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tv   The David Rubenstein Show Peer to Peer Conversations  Bloomberg  March 25, 2018 10:00am-10:30am EDT

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♪ david: what propelled you to want to join this company? brian: i always wanted to work for my dad. david: did he say you start at the bottom and work your way up, or did he say you could start at number two? brian: that is what i wanted to happen. david: did everyone wonders you are ready to be president yet? brian: everybody, including myself. david: have you ever had problems with your cable? brian: sure. david: is it intimidating for the cable repairman to come to your house? >> would you fix your tie, please? david: well, people wouldn't recognize me if my tie was fixed, but ok. just leave it this way. alright. ♪ david: i don't consider myself a journalist. and nobody else would consider myself a journalist.
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i began to take on the life of being an interviewer, even though i have a day job running a private equity firm. how do you define leadership? what is it that makes somebody tick? ♪ david: when you graduated from college in 1981 -- you went to the university of pennsylvania. you then joined the company your father had started, comcast. at that time, it was a relatively small company. did you ever, in your wildest imagination, think it would become the leading company in the telecommunications area? brian: we had about $20 million in revenues that year, and my father, when asked that question many years later would say, "of course." the reality is no way either of us dreamed we would be lucky to be comcast nbc universal, sitting here with the kind of products and company we have. i pinch myself every day. david: did you ever say to your father, i don't want to join the company, i might do something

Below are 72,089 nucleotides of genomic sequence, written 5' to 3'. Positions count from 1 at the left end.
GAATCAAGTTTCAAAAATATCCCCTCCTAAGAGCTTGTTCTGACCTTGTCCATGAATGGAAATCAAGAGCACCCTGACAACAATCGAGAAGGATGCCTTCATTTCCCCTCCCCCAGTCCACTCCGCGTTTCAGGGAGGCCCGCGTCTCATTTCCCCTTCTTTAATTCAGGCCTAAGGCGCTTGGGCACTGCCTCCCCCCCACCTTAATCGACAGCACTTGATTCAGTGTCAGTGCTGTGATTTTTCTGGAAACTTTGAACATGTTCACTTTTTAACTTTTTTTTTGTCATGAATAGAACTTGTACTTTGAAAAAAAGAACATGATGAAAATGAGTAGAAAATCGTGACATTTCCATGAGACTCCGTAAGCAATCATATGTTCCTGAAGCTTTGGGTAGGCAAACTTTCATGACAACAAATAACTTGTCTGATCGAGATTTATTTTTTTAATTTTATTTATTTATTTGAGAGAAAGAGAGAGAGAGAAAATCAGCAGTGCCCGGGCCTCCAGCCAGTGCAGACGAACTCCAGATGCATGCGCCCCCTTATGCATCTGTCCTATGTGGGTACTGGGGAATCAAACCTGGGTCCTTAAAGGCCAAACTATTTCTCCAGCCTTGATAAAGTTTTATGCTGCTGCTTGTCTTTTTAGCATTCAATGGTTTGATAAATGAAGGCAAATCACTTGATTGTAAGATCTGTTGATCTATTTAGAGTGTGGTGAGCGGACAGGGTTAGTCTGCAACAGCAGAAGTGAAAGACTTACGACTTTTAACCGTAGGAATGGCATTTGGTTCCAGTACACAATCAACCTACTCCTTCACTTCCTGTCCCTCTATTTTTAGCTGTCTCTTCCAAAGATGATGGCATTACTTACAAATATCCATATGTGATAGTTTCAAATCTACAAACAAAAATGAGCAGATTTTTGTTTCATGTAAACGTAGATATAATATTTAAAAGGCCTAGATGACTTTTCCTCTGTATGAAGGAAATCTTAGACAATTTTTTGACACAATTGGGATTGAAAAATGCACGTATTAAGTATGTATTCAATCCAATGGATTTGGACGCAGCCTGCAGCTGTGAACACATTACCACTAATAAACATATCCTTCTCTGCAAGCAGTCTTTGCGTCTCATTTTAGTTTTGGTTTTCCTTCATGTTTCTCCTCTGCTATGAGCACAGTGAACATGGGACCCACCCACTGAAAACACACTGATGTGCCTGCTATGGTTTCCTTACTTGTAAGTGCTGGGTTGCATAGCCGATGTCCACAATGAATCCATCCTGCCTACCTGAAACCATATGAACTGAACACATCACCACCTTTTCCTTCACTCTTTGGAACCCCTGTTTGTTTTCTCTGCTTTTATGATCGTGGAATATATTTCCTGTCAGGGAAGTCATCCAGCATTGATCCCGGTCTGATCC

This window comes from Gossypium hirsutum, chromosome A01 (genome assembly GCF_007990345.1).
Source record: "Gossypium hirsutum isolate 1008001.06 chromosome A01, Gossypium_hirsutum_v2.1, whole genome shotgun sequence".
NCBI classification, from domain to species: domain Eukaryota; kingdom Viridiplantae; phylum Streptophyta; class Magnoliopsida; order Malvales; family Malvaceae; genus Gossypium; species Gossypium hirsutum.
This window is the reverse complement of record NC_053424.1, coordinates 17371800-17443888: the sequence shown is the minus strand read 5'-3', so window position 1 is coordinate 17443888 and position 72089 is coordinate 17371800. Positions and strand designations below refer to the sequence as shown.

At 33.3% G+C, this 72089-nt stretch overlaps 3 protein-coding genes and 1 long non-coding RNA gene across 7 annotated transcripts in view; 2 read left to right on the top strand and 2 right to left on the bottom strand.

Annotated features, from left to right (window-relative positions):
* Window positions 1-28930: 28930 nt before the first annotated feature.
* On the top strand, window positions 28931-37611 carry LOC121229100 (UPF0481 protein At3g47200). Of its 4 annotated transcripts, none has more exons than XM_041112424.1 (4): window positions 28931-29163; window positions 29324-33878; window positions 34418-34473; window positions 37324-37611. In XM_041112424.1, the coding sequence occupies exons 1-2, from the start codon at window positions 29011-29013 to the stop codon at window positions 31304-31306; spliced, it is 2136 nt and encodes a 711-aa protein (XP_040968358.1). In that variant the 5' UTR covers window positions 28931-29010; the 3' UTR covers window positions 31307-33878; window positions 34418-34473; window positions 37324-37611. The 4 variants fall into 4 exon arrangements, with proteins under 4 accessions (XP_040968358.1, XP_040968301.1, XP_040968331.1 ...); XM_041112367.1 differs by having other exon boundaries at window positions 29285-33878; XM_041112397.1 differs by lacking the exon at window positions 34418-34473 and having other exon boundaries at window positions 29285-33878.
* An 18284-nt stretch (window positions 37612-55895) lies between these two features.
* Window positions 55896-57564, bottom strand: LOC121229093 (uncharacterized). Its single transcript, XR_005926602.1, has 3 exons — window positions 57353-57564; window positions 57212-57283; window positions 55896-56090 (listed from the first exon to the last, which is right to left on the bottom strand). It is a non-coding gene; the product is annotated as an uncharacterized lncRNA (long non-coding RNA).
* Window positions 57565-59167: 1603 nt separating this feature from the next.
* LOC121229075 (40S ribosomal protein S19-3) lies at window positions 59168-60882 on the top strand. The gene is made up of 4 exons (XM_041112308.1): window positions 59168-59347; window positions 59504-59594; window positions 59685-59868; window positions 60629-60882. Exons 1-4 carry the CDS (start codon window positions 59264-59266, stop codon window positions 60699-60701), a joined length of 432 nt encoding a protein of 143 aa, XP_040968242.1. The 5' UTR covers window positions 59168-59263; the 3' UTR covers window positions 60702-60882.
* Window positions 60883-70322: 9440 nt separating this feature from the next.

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else? what compelled you to want to join this company? brian: i thought about that. i just always wanted to work for my dad. he used to be in the men's belt and suspender business, way back before he started comcast, men's cologne. we used to play with the cologne growing up as kids, and he had a passion about it. he just made it seem fun for me. he never pushed me, even a little bit, to want to work for the company. david: what was your father's background? brian: he got out of the navy, he was living in philadelphia. he met my mom, and got married. they were married 72 years until he passed away a couple years ago. he was very interested in business. also went to the wharton school. and he was an entrepreneur, he made golf club putters. he went into muzak and did some marketing, worked for senator benton in advertising, so he liked the marketing and advertising products side. one day, he got into men's cologne, and he just loved the smell and the marketing aspect. and then the same with a product